Germany in full gear to address Libyan conflict

BERLIN, Germany, showing keen interest in solving the Libyan crisis with international partners, had announced last September desire to a host a conference comprising relevant parties in yet another bid to tackling the conflict that troubled the world.

German Chancellor Angela Merkel, at a surprise announcement at the Bundestag last September 12, said her government was ready to organize a high-level conference grouping regional and international players.

The Libyan crisis began when commander of the Libyan National Army, General Khalifa Haftar, launched last April a military operation against Tripoli, the seat of the internationally-recognized Government of National Accord (GNA) headed by Fayez Al-Sarraj.

This is the largest German’s involvement in an international issue since it was involved in the Ukrainian crisis in 2014, in which Merkel succeeded in reaching the Minks agreement with Russia, France and Ukraine.

Germany, geographically far from Libya, organized five consultation rounds off camera with participation of relevant parties, indeed reflecting keenness on stability of Libya and North Africa as well as an attempt to prevent flock of illegal immigrants.

Advancement of Haftar’s forces to Tripoli and the Turkish parliament’s approval to send troops to GNA-controlled Eastern Libya, triggered Germany’s wide-scale and public involvement.

Two agreements between Turkey and GNA on military cooperation and demarcation of maritime borders was opposed by Egypt, Greece and Cyprus. The European Union (EU) did not recognize it.

Merkel, in a bid to drum up support for Germany’s efforts, visited Moscow on January 11 and held a four-hour talks with Russian President Vladimir Putin, who voiced support for Berlin’s endeavors to politically settle the conflict in the North African nation.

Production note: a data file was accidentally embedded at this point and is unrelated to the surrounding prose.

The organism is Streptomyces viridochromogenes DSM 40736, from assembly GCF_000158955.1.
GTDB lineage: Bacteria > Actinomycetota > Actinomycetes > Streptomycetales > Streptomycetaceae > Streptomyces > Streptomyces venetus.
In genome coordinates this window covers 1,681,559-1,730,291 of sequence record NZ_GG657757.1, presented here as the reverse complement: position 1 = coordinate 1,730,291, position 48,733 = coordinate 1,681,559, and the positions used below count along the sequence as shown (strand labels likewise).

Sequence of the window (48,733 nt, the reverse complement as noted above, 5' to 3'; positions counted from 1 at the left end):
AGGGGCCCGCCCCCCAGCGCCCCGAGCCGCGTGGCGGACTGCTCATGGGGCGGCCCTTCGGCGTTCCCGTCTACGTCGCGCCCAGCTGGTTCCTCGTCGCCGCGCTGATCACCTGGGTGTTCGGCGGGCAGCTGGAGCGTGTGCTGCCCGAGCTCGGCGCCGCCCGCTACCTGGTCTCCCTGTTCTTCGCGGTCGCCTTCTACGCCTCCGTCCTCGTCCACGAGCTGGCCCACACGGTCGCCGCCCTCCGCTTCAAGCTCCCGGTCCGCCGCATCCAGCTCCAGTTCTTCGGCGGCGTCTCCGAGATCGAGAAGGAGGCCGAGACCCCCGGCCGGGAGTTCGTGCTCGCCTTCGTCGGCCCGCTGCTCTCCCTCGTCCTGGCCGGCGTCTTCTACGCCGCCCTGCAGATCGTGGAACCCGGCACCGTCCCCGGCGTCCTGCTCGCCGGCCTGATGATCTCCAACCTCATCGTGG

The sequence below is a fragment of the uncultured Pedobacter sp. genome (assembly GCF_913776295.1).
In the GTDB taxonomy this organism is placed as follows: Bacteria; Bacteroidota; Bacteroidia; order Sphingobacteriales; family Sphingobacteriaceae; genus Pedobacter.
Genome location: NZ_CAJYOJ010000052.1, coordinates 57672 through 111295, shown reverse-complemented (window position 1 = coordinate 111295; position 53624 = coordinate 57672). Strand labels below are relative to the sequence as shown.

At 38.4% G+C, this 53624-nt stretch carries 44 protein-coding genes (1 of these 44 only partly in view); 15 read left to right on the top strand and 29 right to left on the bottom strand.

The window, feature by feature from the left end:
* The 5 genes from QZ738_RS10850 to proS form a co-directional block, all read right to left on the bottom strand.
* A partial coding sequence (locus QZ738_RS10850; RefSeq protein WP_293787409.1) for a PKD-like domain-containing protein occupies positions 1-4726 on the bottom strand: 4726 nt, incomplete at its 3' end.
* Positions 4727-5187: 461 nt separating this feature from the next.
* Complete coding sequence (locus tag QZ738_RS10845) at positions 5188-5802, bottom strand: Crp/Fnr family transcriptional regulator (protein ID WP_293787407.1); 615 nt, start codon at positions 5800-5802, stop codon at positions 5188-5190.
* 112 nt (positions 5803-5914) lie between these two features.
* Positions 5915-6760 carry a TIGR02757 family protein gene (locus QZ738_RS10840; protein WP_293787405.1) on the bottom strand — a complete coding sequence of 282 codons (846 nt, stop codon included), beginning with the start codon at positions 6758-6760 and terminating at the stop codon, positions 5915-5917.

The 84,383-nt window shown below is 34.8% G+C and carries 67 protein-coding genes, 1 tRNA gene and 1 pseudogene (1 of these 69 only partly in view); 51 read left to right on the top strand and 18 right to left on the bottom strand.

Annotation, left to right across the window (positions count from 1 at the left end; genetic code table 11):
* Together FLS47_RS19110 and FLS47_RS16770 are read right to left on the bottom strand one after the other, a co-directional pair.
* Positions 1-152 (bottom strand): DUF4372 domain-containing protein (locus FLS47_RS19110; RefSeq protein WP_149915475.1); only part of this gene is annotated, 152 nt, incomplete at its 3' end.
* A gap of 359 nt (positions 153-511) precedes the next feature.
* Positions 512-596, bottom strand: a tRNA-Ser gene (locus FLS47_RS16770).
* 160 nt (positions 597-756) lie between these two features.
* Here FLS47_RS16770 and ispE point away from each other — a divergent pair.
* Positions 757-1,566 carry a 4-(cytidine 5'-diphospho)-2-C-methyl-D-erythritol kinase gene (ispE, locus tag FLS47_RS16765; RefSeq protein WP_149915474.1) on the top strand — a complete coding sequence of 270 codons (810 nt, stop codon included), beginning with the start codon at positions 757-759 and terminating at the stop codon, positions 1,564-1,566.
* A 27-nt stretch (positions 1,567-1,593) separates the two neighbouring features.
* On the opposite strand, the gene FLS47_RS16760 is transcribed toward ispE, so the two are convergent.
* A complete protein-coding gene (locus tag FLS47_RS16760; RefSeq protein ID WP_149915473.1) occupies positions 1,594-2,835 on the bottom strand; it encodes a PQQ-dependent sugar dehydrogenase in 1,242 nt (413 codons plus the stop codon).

“The Berlin track is heading the right direction but there need to be extra arrangements which required coordination with the Libyan parties,” Putin told a news conference following his meeting with Merkel.

Merkel hoped Russia succeeded in establishing a ceasefire in Libya, referring to an initiative by Moscow and Ankara who called, on January 9, the warring parties to cease hostilities.

The Berlin conference, she said, “can only be the beginning of a long political process. It will be held under presidency of UN Secretary General Antonio Guterres and his envoy to Libya Ghassan Salameh.” A flurry of diplomacy also took place to add momentum for the acceleration of the political process.

President of the European Council Charles Michel met with Turkish President Recep Tayyip Erdogan in Ankara, and then flew to Cairo to meet with Egyptian President Abdulfattah Al-Sisi.

Al-Sarraj also met with Italian Prime Minister Giuseppe Conte, Europe’s top supporter of the GNA’s president.

And on January 13, Russian announced Al-Sarraj and Haftar were coming to Moscow to sign a ceasefire agreement.

However, things were not as many had expected. Al-Sarraj signed the agreement and Haftar asked for time until Tuesday of this week to study the draft agreement, only to leave Moscow the next day without sealing the deal. He, however, said he would ceasefire.

That did not discourage Berlin from announcing it would host the conference on January 19, which would bring leaders from the UN, US, Russia, China, Turkey, France, Britain, Italy, Egypt, the UAE, Algeria, the Democratic Republic of Congo and the African Union.

Merkel voiced optimism over the success of the conference, saying it was a step towards negotiations and a political solution for the Libyan conflict.

“It is time to know if the international community can take a decision at the highest political levels regarding this crisis,” she said.

The conference, she added, aimed at affirming commitment to banning arms sent to Libya and ceasefire.

Germany got itself involved in a country with which it had no historic connections like France or Italy, but Merkel will face a daunting task in trying to convince heads of state and government to launch a long-term political process that would end insecurity and instability that marred Libya since ouster of Muammar Ghaddafi in 2011.

Source: Kuwait News Agency